Skin-Integrated CL-HMI Design

The skin-intergrated CL-HMI is a multilayer device that functions as the control panel. In the CL-HMI patches, seven bending sensors for sensing and five actuators for feedback are connected to the general purpose inputs/outputs (GPIOs) and analog-to-digital converters (ADCs) of the MCU. 

 Sensors

All functional components of the sensors are sandwiched between two layers of skin-tone elastomeric silicon, which also serves as the soft adhesive interface to the skin. The copper (Cu) traces supported by polyimide interconnect a collection of chip-scale integrated circuits and sensing components and serve as a wireless power transmitting antenna. The circuits include resistors, capacitors, a Bluetooth module, a microcontroller unit (MCU), and bridges. While the sensing component includes the self-developed soft sensors and actuators. Tiny buckled Cu wires connect all these components. The Cu traces are patterned in a filamentary serpentine structure, resulting in the system’s stretchable feature.

The CL-HMI sensor detects body motion accurately by measuring resistance changes at different bending angles. These bending sensors are mounted on various joints to capture body movement. These sensors also serve as pressure sensors on robots for detecting robotic activities. A piezoresistive thin film on top of interdigital electrodes serves as the functional component.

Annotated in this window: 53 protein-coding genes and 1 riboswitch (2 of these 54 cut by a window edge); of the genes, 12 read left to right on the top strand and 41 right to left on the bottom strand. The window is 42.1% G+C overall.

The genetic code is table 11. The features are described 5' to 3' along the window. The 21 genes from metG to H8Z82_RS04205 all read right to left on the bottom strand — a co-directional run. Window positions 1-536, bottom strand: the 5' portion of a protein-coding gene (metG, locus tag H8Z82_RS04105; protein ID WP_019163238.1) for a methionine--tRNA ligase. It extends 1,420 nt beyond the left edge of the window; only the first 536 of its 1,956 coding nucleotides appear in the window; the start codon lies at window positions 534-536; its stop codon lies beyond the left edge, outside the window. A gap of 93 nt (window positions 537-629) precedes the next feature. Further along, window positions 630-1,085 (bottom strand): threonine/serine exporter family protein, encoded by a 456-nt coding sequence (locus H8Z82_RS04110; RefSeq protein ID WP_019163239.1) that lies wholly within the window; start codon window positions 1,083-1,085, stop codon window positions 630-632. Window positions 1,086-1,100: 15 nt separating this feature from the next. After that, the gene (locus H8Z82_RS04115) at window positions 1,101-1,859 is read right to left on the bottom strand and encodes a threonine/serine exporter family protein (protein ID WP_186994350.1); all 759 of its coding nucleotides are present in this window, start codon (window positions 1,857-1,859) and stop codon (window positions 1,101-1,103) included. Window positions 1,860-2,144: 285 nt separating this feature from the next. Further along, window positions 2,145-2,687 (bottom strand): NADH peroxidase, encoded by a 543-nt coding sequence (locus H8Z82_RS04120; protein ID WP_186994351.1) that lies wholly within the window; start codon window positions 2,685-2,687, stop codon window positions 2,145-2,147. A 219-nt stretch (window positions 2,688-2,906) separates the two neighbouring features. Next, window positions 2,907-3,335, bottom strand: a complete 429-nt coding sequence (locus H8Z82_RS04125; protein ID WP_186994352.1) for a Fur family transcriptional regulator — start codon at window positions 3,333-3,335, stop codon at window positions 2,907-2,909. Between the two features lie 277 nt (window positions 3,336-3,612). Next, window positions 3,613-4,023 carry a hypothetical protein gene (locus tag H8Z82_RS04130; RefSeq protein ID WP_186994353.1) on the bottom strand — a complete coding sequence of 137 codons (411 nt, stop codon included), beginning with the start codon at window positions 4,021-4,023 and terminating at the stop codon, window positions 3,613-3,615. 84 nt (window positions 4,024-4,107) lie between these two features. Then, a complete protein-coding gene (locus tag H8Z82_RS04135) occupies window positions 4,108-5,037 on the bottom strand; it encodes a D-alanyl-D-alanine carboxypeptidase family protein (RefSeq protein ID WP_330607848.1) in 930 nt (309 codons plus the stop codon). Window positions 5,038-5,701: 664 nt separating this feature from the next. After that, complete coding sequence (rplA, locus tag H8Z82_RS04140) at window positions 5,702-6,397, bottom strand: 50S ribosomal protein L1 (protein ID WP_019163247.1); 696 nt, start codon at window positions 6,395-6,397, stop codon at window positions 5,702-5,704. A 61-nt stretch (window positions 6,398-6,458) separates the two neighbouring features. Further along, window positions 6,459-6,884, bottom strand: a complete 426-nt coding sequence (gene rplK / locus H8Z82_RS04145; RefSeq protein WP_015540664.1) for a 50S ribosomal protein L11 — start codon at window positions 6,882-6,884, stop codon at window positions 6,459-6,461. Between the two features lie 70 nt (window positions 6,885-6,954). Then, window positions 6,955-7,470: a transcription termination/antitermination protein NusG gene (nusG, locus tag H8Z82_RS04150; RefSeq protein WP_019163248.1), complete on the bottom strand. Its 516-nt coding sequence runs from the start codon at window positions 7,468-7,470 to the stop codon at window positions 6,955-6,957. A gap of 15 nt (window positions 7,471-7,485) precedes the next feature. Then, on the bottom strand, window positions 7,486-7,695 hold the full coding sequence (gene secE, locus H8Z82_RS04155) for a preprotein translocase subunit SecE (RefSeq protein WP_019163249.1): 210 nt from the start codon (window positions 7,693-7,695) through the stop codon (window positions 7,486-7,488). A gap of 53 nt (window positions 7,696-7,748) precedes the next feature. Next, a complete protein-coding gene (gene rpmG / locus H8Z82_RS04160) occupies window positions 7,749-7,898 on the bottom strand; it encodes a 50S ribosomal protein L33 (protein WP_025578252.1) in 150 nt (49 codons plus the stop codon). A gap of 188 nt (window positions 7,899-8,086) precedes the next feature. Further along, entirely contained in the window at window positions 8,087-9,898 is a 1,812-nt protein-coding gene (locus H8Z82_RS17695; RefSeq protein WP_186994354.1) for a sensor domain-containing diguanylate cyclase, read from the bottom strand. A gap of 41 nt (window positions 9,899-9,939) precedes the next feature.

Actuators

The haptic feedback system is provided by skin-integrated vibratory actuators that are based on Lorentz forces. The vibration amplitude of the actuator is controlled by frequency.A neodymium magnet is attached to the center of a thin disk of polyethylene terephthalate (PET) with a semicircular slit. The PET disk is placed on top of a resin ring, with the glued magnet inside the ring. A copper coil located at the bottom of the ring makes the magnet vibrate when the pulse width modulation (PWM) current passes through it. The frequency of the PWM current is adjusted based on feedback from controlled robots. Five vibration levels with different frequencies (20, 50, 83, 166, and 250 Hz) are chosen to give haptic feedback that ranges from weak to strong.

 Battery